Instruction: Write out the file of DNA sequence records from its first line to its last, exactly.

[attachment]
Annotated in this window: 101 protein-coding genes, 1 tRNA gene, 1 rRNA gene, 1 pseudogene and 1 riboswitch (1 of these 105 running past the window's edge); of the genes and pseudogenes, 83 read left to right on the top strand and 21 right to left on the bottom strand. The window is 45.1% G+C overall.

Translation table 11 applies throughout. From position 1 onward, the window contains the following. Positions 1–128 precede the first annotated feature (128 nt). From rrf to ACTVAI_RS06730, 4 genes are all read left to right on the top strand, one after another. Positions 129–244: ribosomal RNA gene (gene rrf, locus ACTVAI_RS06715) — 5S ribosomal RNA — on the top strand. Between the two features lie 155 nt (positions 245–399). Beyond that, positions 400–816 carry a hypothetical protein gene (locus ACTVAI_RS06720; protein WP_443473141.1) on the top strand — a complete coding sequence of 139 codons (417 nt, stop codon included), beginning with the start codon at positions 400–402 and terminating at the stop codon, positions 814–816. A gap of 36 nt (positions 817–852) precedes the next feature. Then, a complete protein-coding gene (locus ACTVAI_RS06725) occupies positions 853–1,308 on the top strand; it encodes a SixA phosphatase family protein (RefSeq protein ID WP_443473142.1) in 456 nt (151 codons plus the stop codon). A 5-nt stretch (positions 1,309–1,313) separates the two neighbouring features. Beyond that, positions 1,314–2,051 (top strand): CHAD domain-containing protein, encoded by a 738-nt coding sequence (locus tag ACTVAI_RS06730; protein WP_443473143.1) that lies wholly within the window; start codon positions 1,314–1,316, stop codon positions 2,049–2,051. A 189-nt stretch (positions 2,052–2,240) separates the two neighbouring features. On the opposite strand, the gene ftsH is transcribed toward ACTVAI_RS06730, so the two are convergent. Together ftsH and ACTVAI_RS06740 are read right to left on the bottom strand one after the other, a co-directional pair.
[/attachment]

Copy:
Annotated in this window: 101 protein-coding genes, 1 tRNA gene, 1 rRNA gene, 1 pseudogene and 1 riboswitch (1 of these 105 running past the window's edge); of the genes and pseudogenes, 83 read left to right on the top strand and 21 right to left on the bottom strand. The window is 45.1% G+C overall.

Translation table 11 applies throughout. From position 1 onward, the window contains the following. Positions 1–128 precede the first annotated feature (128 nt). From rrf to ACTVAI_RS06730, 4 genes are all read left to right on the top strand, one after another. Positions 129–244: ribosomal RNA gene (gene rrf, locus ACTVAI_RS06715) — 5S ribosomal RNA — on the top strand. Between the two features lie 155 nt (positions 245–399). Beyond that, positions 400–816 carry a hypothetical protein gene (locus ACTVAI_RS06720; protein WP_443473141.1) on the top strand — a complete coding sequence of 139 codons (417 nt, stop codon included), beginning with the start codon at positions 400–402 and terminating at the stop codon, positions 814–816. A gap of 36 nt (positions 817–852) precedes the next feature. Then, a complete protein-coding gene (locus ACTVAI_RS06725) occupies positions 853–1,308 on the top strand; it encodes a SixA phosphatase family protein (RefSeq protein ID WP_443473142.1) in 456 nt (151 codons plus the stop codon). A 5-nt stretch (positions 1,309–1,313) separates the two neighbouring features. Beyond that, positions 1,314–2,051 (top strand): CHAD domain-containing protein, encoded by a 738-nt coding sequence (locus tag ACTVAI_RS06730; protein WP_443473143.1) that lies wholly within the window; start codon positions 1,314–1,316, stop codon positions 2,049–2,051. A 189-nt stretch (positions 2,052–2,240) separates the two neighbouring features. On the opposite strand, the gene ftsH is transcribed toward ACTVAI_RS06730, so the two are convergent. Together ftsH and ACTVAI_RS06740 are read right to left on the bottom strand one after the other, a co-directional pair.